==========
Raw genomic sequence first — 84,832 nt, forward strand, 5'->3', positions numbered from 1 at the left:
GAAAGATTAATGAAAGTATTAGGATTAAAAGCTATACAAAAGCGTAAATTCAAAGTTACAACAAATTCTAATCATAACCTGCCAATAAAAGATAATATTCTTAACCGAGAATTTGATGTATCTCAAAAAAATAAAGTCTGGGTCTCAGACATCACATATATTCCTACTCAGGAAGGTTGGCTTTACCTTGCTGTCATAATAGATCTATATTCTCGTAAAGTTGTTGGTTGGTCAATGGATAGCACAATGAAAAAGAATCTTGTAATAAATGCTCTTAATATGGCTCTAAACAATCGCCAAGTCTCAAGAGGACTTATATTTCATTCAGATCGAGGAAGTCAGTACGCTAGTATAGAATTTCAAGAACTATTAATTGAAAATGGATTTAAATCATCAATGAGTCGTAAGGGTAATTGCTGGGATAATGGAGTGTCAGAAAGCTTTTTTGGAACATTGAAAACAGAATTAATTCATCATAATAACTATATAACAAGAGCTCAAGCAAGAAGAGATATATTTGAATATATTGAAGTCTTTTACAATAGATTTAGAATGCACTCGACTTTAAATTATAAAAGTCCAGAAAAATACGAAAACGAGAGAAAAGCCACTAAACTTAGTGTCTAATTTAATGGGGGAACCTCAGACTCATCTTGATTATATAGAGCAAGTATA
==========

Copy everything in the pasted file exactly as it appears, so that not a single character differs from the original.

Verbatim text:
Raw genomic sequence first — 84,832 nt, forward strand, 5'->3', positions numbered from 1 at the left:
GAAAGATTAATGAAAGTATTAGGATTAAAAGCTATACAAAAGCGTAAATTCAAAGTTACAACAAATTCTAATCATAACCTGCCAATAAAAGATAATATTCTTAACCGAGAATTTGATGTATCTCAAAAAAATAAAGTCTGGGTCTCAGACATCACATATATTCCTACTCAGGAAGGTTGGCTTTACCTTGCTGTCATAATAGATCTATATTCTCGTAAAGTTGTTGGTTGGTCAATGGATAGCACAATGAAAAAGAATCTTGTAATAAATGCTCTTAATATGGCTCTAAACAATCGCCAAGTCTCAAGAGGACTTATATTTCATTCAGATCGAGGAAGTCAGTACGCTAGTATAGAATTTCAAGAACTATTAATTGAAAATGGATTTAAATCATCAATGAGTCGTAAGGGTAATTGCTGGGATAATGGAGTGTCAGAAAGCTTTTTTGGAACATTGAAAACAGAATTAATTCATCATAATAACTATATAACAAGAGCTCAAGCAAGAAGAGATATATTTGAATATATTGAAGTCTTTTACAATAGATTTAGAATGCACTCGACTTTAAATTATAAAAGTCCAGAAAAATACGAAAACGAGAGAAAAGCCACTAAACTTAGTGTCTAATTTAATGGGGGAACCTCAGACTCATCTTGATTATATAGAGCAAGTATA